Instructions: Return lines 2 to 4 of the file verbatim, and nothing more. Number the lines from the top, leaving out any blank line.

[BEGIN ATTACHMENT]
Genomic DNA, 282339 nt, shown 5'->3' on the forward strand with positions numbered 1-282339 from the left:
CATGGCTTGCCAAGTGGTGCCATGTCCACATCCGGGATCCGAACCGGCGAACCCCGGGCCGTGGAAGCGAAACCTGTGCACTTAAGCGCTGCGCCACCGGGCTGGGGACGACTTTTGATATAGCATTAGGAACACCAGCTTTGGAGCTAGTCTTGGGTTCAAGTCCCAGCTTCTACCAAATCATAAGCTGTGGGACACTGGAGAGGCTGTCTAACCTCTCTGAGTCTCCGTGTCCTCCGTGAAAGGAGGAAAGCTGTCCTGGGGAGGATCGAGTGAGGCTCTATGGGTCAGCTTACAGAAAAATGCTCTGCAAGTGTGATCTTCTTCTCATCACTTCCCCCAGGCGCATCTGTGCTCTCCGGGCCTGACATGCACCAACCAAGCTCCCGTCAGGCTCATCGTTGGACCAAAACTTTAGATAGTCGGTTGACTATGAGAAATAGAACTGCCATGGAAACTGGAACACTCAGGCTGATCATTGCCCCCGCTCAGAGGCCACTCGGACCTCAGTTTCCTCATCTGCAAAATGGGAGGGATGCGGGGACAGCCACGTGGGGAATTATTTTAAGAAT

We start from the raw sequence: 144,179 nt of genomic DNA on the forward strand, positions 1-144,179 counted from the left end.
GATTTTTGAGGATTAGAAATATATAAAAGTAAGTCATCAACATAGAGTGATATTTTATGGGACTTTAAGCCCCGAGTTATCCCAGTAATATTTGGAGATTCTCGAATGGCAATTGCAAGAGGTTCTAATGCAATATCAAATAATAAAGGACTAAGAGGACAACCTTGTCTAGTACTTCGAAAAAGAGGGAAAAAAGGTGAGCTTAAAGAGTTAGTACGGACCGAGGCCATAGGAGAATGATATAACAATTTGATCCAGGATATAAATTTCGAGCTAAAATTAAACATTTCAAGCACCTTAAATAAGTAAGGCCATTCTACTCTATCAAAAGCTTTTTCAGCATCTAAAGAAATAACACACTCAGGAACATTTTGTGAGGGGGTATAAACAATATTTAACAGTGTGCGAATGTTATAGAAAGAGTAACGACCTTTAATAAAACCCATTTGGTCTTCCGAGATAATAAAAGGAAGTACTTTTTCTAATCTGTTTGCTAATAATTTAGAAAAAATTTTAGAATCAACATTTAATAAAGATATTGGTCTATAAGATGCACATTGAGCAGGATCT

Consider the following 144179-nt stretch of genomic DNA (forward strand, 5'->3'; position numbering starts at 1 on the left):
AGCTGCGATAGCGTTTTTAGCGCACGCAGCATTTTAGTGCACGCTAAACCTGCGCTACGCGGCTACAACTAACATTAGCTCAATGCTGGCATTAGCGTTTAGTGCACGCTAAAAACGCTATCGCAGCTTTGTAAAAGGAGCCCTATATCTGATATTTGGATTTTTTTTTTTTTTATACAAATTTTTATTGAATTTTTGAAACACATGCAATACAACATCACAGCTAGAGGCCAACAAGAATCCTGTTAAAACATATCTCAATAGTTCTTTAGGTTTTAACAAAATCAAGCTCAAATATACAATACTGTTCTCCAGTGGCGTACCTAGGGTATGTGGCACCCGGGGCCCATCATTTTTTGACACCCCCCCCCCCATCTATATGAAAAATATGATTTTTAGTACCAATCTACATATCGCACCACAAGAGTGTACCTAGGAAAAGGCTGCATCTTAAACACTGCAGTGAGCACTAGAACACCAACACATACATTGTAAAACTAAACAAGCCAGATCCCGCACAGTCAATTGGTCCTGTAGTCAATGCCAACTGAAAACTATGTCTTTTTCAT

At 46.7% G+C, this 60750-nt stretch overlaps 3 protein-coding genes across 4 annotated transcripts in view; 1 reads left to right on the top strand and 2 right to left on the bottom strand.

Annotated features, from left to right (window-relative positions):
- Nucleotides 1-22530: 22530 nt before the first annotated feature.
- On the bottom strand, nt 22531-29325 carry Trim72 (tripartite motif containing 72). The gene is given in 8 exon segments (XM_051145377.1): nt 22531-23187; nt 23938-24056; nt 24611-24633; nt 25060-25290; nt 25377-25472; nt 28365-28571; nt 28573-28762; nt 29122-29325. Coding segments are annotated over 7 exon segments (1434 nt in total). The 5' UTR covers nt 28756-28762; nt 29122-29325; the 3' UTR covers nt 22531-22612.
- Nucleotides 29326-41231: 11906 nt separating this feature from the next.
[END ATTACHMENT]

CATGGCTTGCCAAGTGGTGCCATGTCCACATCCGGGATCCGAACCGGCGAACCCCGGGCCGTGGAAGCGAAACCTGTGCACTTAAGCGCTGCGCCACCGGGCTGGGGACGACTTTTGATATAGCATTAGGAACACCAGCTTTGGAGCTAGTCTTGGGTTCAAGTCCCAGCTTCTACCAAATCATAAGCTGTGGGACACTGGAGAGGCTGTCTAACCTCTCTGAGTCTCCGTGTCCTCCGTGAAAGGAGGAAAGCTGTCCTGGGGAGGATCGAGTGAGGCTCTATGGGTCAGCTTACAGAAAAATGCTCTGCAAGTGTGATCTTCTTCTCATCACTTCCCCCAGGCGCATCTGTGCTCTCCGGGCCTGACATGCACCAACCAAGCTCCCGTCAGGCTCATCGTTGGACCAAAACTTTAGATAGTCGGTTGACTATGAGAAATAGAACTGCCATGGAAACTGGAACACTCAGGCTGATCATTGCCCCCGCTCAGAGGCCACTCGGACCTCAGTTTCCTCATCTGCAAAATGGGAGGGATGCGGGGACAGCCACGTGGGGAATTATTTTAAGAAT

We start from the raw sequence: 144,179 nt of genomic DNA on the forward strand, positions 1-144,179 counted from the left end.
GATTTTTGAGGATTAGAAATATATAAAAGTAAGTCATCAACATAGAGTGATATTTTATGGGACTTTAAGCCCCGAGTTATCCCAGTAATATTTGGAGATTCTCGAATGGCAATTGCAAGAGGTTCTAATGCAATATCAAATAATAAAGGACTAAGAGGACAACCTTGTCTAGTACTTCGAAAAAGAGGGAAAAAAGGTGAGCTTAAAGAGTTAGTACGGACCGAGGCCATAGGAGAATGATATAACAATTTGATCCAGGATATAAATTTCGAGCTAAAATTAAACATTTCAAGCACCTTAAATAAGTAAGGCCATTCTACTCTATCAAAAGCTTTTTCAGCATCTAAAGAAATAACACACTCAGGAACATTTTGTGAGGGGGTATAAACAATATTTAACAGTGTGCGAATGTTATAGAAAGAGTAACGACCTTTAATAAAACCCATTTGGTCTTCCGAGATAATAAAAGGAAGTACTTTTTCTAATCTGTTTGCTAATAATTTAGAAAAAATTTTAGAATCAACATTTAATAAAGATATTGGTCTATAAGATGCACATTGAGCAGGATCT